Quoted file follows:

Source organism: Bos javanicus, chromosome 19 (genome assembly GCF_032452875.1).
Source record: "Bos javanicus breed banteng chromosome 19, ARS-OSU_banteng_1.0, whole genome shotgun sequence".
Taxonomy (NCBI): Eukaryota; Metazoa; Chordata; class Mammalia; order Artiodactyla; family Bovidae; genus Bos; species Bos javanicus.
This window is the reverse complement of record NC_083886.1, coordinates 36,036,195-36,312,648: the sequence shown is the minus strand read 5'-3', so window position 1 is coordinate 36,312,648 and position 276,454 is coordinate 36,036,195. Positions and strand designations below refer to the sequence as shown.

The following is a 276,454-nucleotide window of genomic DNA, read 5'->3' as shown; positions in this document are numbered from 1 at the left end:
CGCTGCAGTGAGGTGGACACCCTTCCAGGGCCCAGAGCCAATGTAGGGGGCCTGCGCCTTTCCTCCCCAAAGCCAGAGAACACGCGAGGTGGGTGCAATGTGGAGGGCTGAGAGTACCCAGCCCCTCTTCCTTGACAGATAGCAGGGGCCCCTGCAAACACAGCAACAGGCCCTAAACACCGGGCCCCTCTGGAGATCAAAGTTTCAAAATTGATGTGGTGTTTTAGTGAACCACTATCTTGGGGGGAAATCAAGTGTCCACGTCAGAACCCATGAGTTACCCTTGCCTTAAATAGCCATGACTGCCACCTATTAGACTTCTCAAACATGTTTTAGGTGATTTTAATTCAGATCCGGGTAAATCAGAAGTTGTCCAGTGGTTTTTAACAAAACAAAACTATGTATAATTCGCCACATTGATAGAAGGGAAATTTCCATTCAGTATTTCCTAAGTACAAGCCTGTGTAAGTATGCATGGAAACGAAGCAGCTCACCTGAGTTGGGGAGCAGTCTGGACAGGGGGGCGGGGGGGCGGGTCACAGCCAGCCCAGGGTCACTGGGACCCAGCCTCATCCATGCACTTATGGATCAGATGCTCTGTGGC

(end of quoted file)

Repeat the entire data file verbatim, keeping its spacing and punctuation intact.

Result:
Source organism: Bos javanicus, chromosome 19 (genome assembly GCF_032452875.1).
Source record: "Bos javanicus breed banteng chromosome 19, ARS-OSU_banteng_1.0, whole genome shotgun sequence".
Taxonomy (NCBI): Eukaryota; Metazoa; Chordata; class Mammalia; order Artiodactyla; family Bovidae; genus Bos; species Bos javanicus.
This window is the reverse complement of record NC_083886.1, coordinates 36,036,195-36,312,648: the sequence shown is the minus strand read 5'-3', so window position 1 is coordinate 36,312,648 and position 276,454 is coordinate 36,036,195. Positions and strand designations below refer to the sequence as shown.

The following is a 276,454-nucleotide window of genomic DNA, read 5'->3' as shown; positions in this document are numbered from 1 at the left end:
CGCTGCAGTGAGGTGGACACCCTTCCAGGGCCCAGAGCCAATGTAGGGGGCCTGCGCCTTTCCTCCCCAAAGCCAGAGAACACGCGAGGTGGGTGCAATGTGGAGGGCTGAGAGTACCCAGCCCCTCTTCCTTGACAGATAGCAGGGGCCCCTGCAAACACAGCAACAGGCCCTAAACACCGGGCCCCTCTGGAGATCAAAGTTTCAAAATTGATGTGGTGTTTTAGTGAACCACTATCTTGGGGGGAAATCAAGTGTCCACGTCAGAACCCATGAGTTACCCTTGCCTTAAATAGCCATGACTGCCACCTATTAGACTTCTCAAACATGTTTTAGGTGATTTTAATTCAGATCCGGGTAAATCAGAAGTTGTCCAGTGGTTTTTAACAAAACAAAACTATGTATAATTCGCCACATTGATAGAAGGGAAATTTCCATTCAGTATTTCCTAAGTACAAGCCTGTGTAAGTATGCATGGAAACGAAGCAGCTCACCTGAGTTGGGGAGCAGTCTGGACAGGGGGGCGGGGGGGCGGGTCACAGCCAGCCCAGGGTCACTGGGACCCAGCCTCATCCATGCACTTATGGATCAGATGCTCTGTGGC